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Sunday, April 23, 2017

Curation of Information: Harnessing the Beast of Ubiquitous Information

I have this crazy little habit that helps empower me every day for the educational tasks at hand. For the past two years I've taken part in the #OneWord movement and this year my word was "brave." As part of this year's word, everyday I have chosen some phrase and photo to put on Instagram to embolden myself for the day to be educationally brave to make a difference for students. Each phrase has #brave2017 in the comments. Some days I run across quotes that resonate with me, some days I write what is in my head, and some days I make a real effort to Google a theme or "educational quotes" and find something for the day.

A quote that I have seen over and over on multiple occasion is the one in the image above: "The best teachers are those that show you where to look but don't tell you what to see." It is attributed to Alexandra K. Trenfor. Out of curiosity one day I decided to see who exactly this person was because I felt this little nugget of wisdom was so powerful. Imagine my surprise when not only I could not find anything about the person but found that other people had been on the same search. There is a bit of irony not lost on me that educators on a regular basis repost this quote and put it on educational websites and it can't really even be checked for authenticity. I mean, when I posted it I continued to attribute it to Alexandra K. Trenfor but I don't really know if that's right or not.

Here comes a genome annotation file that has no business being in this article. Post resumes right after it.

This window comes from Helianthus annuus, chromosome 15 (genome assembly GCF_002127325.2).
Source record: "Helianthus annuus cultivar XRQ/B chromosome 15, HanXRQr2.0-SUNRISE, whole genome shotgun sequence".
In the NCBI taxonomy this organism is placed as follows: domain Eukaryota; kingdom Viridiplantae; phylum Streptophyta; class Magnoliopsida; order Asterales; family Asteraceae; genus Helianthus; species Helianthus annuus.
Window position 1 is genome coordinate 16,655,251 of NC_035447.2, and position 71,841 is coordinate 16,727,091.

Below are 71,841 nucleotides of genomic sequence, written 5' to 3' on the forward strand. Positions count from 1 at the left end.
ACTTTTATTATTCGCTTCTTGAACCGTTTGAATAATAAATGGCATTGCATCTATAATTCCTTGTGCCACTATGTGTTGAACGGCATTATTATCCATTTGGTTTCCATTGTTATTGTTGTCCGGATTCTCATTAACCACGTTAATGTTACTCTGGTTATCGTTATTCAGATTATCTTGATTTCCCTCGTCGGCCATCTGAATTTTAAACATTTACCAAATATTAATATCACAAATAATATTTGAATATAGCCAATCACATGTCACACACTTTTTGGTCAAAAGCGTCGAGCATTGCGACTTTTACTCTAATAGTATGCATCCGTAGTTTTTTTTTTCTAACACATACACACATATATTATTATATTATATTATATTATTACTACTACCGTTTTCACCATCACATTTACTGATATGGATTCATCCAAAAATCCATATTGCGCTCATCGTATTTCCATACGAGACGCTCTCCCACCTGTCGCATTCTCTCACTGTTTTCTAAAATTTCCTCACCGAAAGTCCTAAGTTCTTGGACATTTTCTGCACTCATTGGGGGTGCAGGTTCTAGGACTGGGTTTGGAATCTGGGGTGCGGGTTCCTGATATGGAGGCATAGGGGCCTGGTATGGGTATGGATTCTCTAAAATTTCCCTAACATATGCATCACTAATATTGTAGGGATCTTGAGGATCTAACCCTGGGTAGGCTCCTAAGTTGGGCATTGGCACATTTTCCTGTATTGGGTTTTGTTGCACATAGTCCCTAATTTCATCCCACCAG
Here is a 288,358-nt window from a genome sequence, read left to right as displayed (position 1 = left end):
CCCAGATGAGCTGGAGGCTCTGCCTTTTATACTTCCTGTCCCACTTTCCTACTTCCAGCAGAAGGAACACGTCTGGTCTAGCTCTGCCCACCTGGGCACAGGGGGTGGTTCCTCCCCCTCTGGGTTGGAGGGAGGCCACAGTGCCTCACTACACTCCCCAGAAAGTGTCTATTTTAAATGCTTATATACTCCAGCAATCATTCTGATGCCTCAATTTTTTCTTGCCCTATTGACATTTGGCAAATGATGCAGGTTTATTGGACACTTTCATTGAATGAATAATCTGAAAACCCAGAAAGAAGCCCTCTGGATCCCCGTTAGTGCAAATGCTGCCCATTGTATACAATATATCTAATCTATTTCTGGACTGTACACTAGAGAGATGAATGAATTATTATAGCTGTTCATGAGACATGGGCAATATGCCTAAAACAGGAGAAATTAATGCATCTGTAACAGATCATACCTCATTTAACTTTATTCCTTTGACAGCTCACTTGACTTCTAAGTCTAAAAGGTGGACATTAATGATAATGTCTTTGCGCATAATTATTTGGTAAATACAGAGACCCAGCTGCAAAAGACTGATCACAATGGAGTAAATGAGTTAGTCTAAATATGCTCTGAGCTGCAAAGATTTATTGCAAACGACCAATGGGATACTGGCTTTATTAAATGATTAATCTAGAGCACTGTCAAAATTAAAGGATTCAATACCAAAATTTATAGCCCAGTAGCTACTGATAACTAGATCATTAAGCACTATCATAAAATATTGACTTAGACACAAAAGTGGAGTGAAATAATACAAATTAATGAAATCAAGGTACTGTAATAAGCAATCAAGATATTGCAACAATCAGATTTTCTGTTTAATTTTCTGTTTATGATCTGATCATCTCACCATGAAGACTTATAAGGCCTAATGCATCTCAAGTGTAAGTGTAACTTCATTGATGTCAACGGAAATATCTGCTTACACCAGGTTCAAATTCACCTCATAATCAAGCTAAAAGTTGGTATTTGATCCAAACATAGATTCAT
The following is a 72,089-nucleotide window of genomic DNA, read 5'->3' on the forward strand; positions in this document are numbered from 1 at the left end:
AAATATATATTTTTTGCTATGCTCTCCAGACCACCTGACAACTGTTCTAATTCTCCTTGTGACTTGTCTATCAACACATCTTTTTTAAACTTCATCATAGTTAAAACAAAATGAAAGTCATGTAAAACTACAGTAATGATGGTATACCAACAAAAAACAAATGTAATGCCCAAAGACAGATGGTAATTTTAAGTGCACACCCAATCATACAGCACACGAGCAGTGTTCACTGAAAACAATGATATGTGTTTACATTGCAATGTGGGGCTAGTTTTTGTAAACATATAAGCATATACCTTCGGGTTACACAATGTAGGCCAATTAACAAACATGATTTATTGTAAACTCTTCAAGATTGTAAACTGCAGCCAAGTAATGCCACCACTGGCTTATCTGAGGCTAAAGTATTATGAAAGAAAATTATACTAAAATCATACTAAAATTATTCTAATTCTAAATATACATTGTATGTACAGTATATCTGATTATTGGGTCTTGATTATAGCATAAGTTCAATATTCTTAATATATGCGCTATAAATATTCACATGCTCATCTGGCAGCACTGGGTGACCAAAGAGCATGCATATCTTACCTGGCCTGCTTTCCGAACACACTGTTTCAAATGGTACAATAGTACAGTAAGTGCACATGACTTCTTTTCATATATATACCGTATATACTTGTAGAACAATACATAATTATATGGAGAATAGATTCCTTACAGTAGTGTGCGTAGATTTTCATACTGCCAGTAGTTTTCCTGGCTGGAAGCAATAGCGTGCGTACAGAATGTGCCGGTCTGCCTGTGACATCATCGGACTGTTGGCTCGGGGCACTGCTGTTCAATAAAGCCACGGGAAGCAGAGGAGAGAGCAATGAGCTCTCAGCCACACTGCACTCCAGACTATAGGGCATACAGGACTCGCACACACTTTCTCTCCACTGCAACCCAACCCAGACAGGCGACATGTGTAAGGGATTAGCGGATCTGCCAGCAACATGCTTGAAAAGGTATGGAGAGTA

That left me thinking about the overwhelming need for curation of information in today's world. When we want to quote a website, oftentimes it is downright impossible to find the correct citing unless one uses an online bibliography that searches it from the URL and sometimes even then we come up empty handed.

Today as I was sick in bed I found myself digging around the internet looking for information on some topics I've been pondering and I came across this video that was uploaded in 2007. It's titled "The Machine is Us/ing Us." It speaks into the fact that WE are the creators of the web by the things we post on a regular basis, like this blog for instance. I am putting information out to a worldwide audience that might sway someone towards or away from a certain way of thinking about education. The "machine" is us but at the same time the machine is using my information, thoughts, and clicks to develop itself further. It's both alarming and intriguing to think of the power every John Q. Public has in the world today.
That being said, how do we as educators guide students to make ethical choices in what they claim as their own information? How do we guide them to best discern what is good information? How do we help them critically think about what they read and to turn information into knowledge? Especially when we ourselves are struggling with it as well. We are bombarded by fake news, wikipedia, and find ourselves searching for discernment but I'll be honest some days I still don't know what is real or not (especially in regards to politics lately). We are being manipulated by our clicks as to what "real" is to us and yet we also have access to great information that allows us to learn anything we want to at the typing of a few key words. While we struggle with the shotgun method of information that comes at us regularly we must learn alongside our students how to best manage this resource. I don't want to be seen as a machine but I do want to know that I am adding value to the machine. I want my students to experience that as well. The ubiquity of technology cannot be ignored but it can be used for good.

Saturday, April 22, 2017

Fact Checking Students

A few days ago I had a conversation with a fellow educator who is also a mother and said her son told her that there are 3-4 students in his grade that always "fact check" what the teachers tell them in class. Apparently when a teacher says something as "truth" when teaching these students use their devices to see what they can find on the subject. In some cases they have found information that doesn't support what has been said in the classroom.